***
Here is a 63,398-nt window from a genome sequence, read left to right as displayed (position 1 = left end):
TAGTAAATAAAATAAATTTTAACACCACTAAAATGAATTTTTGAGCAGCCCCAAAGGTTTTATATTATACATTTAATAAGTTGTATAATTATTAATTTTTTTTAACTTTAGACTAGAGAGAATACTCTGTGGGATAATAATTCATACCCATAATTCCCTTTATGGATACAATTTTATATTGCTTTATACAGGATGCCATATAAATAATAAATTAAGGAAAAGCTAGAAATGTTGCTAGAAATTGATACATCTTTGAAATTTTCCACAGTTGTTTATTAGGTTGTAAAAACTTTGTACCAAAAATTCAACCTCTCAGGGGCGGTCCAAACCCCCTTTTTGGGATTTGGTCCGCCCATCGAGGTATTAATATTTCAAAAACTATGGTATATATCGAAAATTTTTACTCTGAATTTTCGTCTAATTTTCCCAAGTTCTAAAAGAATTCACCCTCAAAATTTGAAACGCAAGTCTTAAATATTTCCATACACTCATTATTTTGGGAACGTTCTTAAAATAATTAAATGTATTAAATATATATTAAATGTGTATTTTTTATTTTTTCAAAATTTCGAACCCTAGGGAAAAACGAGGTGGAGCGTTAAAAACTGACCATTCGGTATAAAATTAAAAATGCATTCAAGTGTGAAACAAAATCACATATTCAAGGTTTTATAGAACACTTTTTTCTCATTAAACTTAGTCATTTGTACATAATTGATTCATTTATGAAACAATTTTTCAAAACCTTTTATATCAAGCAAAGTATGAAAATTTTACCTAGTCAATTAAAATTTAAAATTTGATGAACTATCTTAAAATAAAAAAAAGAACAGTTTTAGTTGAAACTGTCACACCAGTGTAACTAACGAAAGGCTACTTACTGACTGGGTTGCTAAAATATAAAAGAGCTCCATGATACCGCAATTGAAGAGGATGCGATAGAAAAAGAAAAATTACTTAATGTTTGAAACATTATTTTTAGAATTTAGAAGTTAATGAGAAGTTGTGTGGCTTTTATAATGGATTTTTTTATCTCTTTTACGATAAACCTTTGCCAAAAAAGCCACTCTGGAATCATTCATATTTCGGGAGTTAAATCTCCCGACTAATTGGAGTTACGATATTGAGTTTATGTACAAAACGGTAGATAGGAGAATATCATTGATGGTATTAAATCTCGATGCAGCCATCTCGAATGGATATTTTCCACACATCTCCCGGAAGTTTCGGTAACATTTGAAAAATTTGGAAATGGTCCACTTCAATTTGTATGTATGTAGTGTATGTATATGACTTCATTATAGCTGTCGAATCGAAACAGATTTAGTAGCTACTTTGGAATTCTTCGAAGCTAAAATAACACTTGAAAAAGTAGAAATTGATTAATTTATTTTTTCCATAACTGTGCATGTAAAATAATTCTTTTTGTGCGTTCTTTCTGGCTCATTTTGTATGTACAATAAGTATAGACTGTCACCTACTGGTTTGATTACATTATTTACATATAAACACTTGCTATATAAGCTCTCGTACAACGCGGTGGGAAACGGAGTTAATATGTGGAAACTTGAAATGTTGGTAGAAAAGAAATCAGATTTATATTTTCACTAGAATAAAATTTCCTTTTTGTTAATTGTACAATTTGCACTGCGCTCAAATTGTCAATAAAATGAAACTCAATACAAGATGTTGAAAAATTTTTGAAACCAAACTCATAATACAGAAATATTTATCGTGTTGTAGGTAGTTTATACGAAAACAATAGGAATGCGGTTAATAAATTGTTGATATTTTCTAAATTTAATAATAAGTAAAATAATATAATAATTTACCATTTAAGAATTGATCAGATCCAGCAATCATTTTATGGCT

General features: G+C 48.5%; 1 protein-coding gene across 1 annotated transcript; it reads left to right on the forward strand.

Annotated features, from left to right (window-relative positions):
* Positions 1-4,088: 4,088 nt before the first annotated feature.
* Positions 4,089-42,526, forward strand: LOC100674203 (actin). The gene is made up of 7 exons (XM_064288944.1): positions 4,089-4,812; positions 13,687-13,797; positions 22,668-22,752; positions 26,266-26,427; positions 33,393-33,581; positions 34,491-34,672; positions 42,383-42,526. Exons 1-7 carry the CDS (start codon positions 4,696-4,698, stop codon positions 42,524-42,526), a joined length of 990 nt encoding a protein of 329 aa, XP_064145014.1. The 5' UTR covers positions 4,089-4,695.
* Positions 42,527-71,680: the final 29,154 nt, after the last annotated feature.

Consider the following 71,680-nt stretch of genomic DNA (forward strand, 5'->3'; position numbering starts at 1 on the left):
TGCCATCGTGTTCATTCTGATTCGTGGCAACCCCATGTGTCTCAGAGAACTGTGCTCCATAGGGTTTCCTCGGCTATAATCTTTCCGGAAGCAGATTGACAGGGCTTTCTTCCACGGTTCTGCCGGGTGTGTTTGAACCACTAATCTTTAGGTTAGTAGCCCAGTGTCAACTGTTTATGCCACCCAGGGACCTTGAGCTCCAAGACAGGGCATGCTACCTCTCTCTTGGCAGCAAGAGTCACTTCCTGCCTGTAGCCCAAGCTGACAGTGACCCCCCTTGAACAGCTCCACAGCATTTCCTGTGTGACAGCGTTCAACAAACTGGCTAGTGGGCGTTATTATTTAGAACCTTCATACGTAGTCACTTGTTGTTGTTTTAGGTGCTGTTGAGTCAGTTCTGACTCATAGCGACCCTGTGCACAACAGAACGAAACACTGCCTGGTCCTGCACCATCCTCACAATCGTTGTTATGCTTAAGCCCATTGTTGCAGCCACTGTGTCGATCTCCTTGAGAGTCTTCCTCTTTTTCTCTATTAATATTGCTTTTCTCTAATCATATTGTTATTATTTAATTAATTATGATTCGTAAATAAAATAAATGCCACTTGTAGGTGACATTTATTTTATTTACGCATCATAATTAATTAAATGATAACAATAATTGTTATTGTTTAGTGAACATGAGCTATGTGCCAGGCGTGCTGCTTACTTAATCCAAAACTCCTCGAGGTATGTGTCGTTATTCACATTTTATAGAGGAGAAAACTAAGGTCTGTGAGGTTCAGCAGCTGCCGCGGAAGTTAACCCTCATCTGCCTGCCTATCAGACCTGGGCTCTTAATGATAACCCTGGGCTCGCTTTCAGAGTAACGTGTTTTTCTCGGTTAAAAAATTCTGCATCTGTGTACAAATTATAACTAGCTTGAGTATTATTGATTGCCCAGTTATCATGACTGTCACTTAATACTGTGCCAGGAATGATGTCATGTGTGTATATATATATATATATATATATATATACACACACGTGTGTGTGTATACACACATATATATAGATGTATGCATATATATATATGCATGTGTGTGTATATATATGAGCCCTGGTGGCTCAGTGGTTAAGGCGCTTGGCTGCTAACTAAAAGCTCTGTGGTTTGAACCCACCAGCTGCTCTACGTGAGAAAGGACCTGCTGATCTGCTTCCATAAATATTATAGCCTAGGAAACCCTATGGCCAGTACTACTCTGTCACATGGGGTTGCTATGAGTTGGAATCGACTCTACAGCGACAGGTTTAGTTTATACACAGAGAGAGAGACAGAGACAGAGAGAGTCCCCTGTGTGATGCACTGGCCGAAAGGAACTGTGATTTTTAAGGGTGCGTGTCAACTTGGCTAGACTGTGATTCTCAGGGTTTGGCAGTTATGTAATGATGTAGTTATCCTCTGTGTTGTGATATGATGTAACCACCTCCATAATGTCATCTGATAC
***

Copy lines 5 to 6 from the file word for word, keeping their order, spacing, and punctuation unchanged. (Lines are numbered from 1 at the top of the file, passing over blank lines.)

* Positions 1-4,088: 4,088 nt before the first annotated feature.
* Positions 4,089-42,526, forward strand: LOC100674203 (actin). The gene is made up of 7 exons (XM_064288944.1): positions 4,089-4,812; positions 13,687-13,797; positions 22,668-22,752; positions 26,266-26,427; positions 33,393-33,581; positions 34,491-34,672; positions 42,383-42,526. Exons 1-7 carry the CDS (start codon positions 4,696-4,698, stop codon positions 42,524-42,526), a joined length of 990 nt encoding a protein of 329 aa, XP_064145014.1. The 5' UTR covers positions 4,089-4,695.